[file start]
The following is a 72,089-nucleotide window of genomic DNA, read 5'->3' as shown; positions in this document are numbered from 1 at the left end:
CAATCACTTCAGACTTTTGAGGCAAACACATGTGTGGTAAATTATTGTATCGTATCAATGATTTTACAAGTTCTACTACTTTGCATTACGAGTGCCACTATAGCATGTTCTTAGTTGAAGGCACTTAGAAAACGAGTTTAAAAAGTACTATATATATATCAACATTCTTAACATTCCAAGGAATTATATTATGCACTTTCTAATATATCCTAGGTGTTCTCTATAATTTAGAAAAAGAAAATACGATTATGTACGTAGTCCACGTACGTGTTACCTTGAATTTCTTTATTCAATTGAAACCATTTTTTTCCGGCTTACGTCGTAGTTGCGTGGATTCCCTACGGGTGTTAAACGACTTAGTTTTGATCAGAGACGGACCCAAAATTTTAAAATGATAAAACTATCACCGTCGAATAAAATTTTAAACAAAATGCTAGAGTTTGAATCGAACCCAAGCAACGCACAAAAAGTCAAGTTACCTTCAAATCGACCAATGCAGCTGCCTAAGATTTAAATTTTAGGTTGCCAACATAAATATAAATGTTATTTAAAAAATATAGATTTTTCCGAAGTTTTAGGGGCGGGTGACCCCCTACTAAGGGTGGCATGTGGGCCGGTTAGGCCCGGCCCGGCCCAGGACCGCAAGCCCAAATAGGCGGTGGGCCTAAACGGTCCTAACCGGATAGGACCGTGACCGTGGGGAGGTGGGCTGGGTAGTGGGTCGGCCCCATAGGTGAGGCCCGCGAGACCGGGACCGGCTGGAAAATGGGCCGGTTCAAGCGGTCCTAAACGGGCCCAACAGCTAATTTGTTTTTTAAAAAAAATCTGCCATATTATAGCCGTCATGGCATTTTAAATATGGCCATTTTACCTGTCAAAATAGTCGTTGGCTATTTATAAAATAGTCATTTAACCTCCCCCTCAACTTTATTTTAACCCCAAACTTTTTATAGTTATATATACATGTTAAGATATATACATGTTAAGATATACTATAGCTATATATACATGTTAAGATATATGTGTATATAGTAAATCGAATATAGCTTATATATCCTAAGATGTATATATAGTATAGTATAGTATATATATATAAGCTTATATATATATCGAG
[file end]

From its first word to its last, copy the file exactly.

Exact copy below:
The following is a 72,089-nucleotide window of genomic DNA, read 5'->3' as shown; positions in this document are numbered from 1 at the left end:
CAATCACTTCAGACTTTTGAGGCAAACACATGTGTGGTAAATTATTGTATCGTATCAATGATTTTACAAGTTCTACTACTTTGCATTACGAGTGCCACTATAGCATGTTCTTAGTTGAAGGCACTTAGAAAACGAGTTTAAAAAGTACTATATATATATCAACATTCTTAACATTCCAAGGAATTATATTATGCACTTTCTAATATATCCTAGGTGTTCTCTATAATTTAGAAAAAGAAAATACGATTATGTACGTAGTCCACGTACGTGTTACCTTGAATTTCTTTATTCAATTGAAACCATTTTTTTCCGGCTTACGTCGTAGTTGCGTGGATTCCCTACGGGTGTTAAACGACTTAGTTTTGATCAGAGACGGACCCAAAATTTTAAAATGATAAAACTATCACCGTCGAATAAAATTTTAAACAAAATGCTAGAGTTTGAATCGAACCCAAGCAACGCACAAAAAGTCAAGTTACCTTCAAATCGACCAATGCAGCTGCCTAAGATTTAAATTTTAGGTTGCCAACATAAATATAAATGTTATTTAAAAAATATAGATTTTTCCGAAGTTTTAGGGGCGGGTGACCCCCTACTAAGGGTGGCATGTGGGCCGGTTAGGCCCGGCCCGGCCCAGGACCGCAAGCCCAAATAGGCGGTGGGCCTAAACGGTCCTAACCGGATAGGACCGTGACCGTGGGGAGGTGGGCTGGGTAGTGGGTCGGCCCCATAGGTGAGGCCCGCGAGACCGGGACCGGCTGGAAAATGGGCCGGTTCAAGCGGTCCTAAACGGGCCCAACAGCTAATTTGTTTTTTAAAAAAAATCTGCCATATTATAGCCGTCATGGCATTTTAAATATGGCCATTTTACCTGTCAAAATAGTCGTTGGCTATTTATAAAATAGTCATTTAACCTCCCCCTCAACTTTATTTTAACCCCAAACTTTTTATAGTTATATATACATGTTAAGATATATACATGTTAAGATATACTATAGCTATATATACATGTTAAGATATATGTGTATATAGTAAATCGAATATAGCTTATATATCCTAAGATGTATATATAGTATAGTATAGTATATATATATAAGCTTATATATATATCGAG